Sachin Tendulkar must be dropped from the Test team. Let us reiterate that without any ambiguity. The selectors – who are paid Rs 60 lakhs per year – must drop Tendulkar.
Whether Tendulkar retires or not, whether he is given a fitting farewell or not, whether he leaves the game in a dignified manner or not is irrelevant to this discussion. What is germane is that Tendulkar – with two half-centuries and ten sub-twenty scores in 2012 – must be axed from the Test side.
Virender Sehwag must be dropped. Gautam Gambhir must be dropped. MS Dhoni has overshot his shelf life as captain. Duncan Fletcher is our least successful coach. However these need not distract us from the topic on hand.
Tendulkar has struggled against pace, medium-pace and spin. He has been bowled multiple times. He has also been caught by the keeper, caught at slip and fallen leg before. He has consistently missed the line of the ball, has been beaten in flight and misread the bounce. His reflexes have slowed, of that there is no doubt.
The team management have had enough time to experiment with Tendulkar’s batting position. They have shown no imagination. Or maybe they tried and were rebuffed. There was a case to try Tendulkar at No.5 or No.6, a chance for an experienced batsman to guide the lower order, a role that Laxman played in the latter half of his career. But the time for such experiments have passed.
The team management, the selectors and the BCCI have also had enough time (over the last year and a half) to speak to Tendulkar, communicate their thoughts for grooming a replacement and plan for a seamless transition. There is no evidence that any of this has happened. If there was indeed a plan, it has obviously not worked.
Are we dead certain that Tendulkar will not rediscover his touch? No, we can never be. But that is not the point. A batsman of that caliber is no doubt capable of a half-century every ten innings and sometimes, if the opposition is relatively weak, more often. Pick Dravid and he will do the same. Pick Laxman and he will do the same. Pick Ganguly and he will do the same. To take respite in an edgy 76 once in a while is to clutch at straws.
The last time a Tendulkar innings changed the course of a match was back in November 2011 against West Indies in Mumbai. The last time a Tendulkar innings threatened to do so was in December 2011 in Melbourne. Since then almost every Tendulkar innings has been a bogged-down effort, adding to the pressure on the current batsman and offering the initiative back to the opposition. While Tendulkar’s struggle is humbling to the eye of the spectator it is also gratifying to the opposition and debilitating to his own team.
Consider Nagpur. England had scored 330 in the first innings. India were 59 for 1 with Gambhir and Pujara mixing caution and aggression. The surface was slow and the two batsmen had been patient enough to build a valuable partnership. That’s when Pujara fell to a dubious decision. In walked Tendulkar and, during the course of his excruciating twenty five minutes, handed England the advantage. He took nine balls to get off the mark, played and missed consistently and lived on the edge throughout his stay. The pressure built, Gambhir lost his earlier fluency, Tendulkar was out bowled, and, soon enough, Gambhir edged to the keeper.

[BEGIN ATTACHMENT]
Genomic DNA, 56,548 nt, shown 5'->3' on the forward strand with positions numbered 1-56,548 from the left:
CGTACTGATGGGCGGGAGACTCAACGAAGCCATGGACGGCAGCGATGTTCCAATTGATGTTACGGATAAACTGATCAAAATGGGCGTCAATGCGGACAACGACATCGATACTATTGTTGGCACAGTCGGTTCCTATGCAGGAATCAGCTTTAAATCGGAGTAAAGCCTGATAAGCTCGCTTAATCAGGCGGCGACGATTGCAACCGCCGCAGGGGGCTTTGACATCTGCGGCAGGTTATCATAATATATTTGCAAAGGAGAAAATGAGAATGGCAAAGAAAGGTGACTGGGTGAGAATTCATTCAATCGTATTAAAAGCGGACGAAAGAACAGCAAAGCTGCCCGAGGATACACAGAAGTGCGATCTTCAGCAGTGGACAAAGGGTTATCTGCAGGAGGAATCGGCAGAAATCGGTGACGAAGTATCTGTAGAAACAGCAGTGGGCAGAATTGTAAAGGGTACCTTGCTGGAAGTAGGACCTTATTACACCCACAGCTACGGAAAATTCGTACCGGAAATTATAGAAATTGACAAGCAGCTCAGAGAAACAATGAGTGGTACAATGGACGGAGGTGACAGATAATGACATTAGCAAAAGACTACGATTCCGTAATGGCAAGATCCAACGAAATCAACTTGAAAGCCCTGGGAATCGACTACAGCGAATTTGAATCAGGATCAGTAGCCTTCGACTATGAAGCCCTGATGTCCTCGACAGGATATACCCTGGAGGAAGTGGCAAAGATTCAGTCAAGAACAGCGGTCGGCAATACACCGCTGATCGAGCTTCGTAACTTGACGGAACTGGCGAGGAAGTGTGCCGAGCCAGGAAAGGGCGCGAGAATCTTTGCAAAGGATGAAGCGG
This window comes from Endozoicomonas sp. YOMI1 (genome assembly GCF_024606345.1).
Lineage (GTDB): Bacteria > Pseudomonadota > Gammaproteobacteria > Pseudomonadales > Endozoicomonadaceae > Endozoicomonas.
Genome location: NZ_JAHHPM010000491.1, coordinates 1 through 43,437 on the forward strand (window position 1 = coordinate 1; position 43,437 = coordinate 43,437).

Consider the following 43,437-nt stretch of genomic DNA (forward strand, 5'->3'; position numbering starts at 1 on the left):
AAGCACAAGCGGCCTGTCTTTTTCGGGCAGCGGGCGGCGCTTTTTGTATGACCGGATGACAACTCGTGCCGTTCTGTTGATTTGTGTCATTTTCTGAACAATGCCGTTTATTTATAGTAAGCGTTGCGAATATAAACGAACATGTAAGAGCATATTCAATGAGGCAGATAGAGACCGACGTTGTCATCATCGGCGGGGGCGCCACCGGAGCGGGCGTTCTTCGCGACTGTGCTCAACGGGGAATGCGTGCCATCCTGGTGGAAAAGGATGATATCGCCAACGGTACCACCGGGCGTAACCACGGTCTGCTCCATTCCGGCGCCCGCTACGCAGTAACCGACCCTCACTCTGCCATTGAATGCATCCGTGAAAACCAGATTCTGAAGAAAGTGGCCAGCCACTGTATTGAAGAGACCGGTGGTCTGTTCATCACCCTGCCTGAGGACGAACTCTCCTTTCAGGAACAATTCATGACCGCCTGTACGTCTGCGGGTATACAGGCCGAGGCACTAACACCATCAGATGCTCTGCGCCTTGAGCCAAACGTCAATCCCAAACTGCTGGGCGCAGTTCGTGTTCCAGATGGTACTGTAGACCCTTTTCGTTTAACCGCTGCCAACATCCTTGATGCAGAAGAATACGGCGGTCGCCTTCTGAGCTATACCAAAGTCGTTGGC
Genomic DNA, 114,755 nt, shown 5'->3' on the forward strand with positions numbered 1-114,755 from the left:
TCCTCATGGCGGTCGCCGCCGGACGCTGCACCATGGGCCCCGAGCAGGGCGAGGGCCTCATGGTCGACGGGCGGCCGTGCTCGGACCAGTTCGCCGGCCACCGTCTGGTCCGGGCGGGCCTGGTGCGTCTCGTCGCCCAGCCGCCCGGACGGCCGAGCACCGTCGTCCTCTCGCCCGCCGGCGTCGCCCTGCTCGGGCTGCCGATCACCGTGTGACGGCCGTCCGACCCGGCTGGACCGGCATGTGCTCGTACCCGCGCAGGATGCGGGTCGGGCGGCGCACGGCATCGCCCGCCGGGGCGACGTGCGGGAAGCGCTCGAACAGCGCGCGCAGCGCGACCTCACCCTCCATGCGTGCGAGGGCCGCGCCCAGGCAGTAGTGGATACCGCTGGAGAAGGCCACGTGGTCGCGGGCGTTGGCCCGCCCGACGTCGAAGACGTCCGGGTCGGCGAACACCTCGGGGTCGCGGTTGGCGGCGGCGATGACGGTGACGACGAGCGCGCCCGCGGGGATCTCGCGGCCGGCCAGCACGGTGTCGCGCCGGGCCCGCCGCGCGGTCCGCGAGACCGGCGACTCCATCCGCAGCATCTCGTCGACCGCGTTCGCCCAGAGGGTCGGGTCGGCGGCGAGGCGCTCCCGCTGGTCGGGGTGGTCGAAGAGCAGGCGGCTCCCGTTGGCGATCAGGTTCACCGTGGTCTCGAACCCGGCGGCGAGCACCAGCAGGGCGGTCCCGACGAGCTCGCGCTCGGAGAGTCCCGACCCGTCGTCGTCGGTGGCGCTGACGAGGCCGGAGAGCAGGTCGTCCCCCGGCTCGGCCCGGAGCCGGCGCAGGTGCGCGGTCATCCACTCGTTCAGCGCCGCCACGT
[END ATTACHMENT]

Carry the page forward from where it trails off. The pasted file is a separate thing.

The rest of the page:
This was not a one-off instance. Over the last year Tendulkar has been part of similar phases where his uncertainty has led to the team being pushed into a shell. Tendulkar’s batting form is not about Tendulkar alone; it plays a big part in his partner’s approach and the team’s progression, it has a lot to do with the confidence of the opposition, and it no doubt has a huge effect on the batsmen to follow.
Who will replace Tendulkar? Is there anybody ready to bat at No.4? Yes. Virat Kohli has shown – with innings in Perth, Adelaide and Nagpur – that he has the temperament. As a one-day player he is a phenomenon. In any other era, he would have been celebrated as a national treasure. Now is the time to give him some responsibility. First he needs to carry the batting line-up from No.4, next he needs to lead the side. His time is now. The more one delays the more one fails to exploit his talents in his prime.
What is the guarantee that the selectors’ decision to drop Tendulkar – if they indeed take it – will be backed by the BCCI? There is none. Mohinder Amarnath’s revelation – about the BCCI shooting down a unanimous vote to axe Dhoni as captain – has shown that the BCCI has no need for selectors anymore. They are being paid to be good puppets. But that doesn’t excuse Amarnath for toeing the line and letting the cat out many months later. It also doesn’t excuse the current bunch from taking the right decision.
There is plenty of sentimentality going around. And sport offers us that luxury. Tendulkar is no doubt among the rarest of the rare species in sport – a sociological phenomenon and a cultural icon. He is the greatest run-machine since Bradman, the most complete batsman of his – or some might even argue, any – era. He defines an age. The history of cricket will be incomplete without a chapter on Tendulkar. We could say the same about the history of modern India. Tendulkar’s influence transcends his sport. He is larger than life. Some will even argue – without a trace of jest – that he is the reason for living.
But all this is also besides the point. Correct decisions are almost never based on sentimentality. Had Naren Tamhane and his band of selectors turned to emotion, they would have never picked a 16-year old to take on the ferocity of Wasim Akram, Imran Khan and Waqar Younis in a series in Pakistan in 1989. They would have thought he was too tender, too fragile. They didn’t fall into that trap. They chose to be bold.
We were thankful that practicality trumped emotion then. We will be thankful if it does the same now.
This piece first appeared in Yahoo! Cricket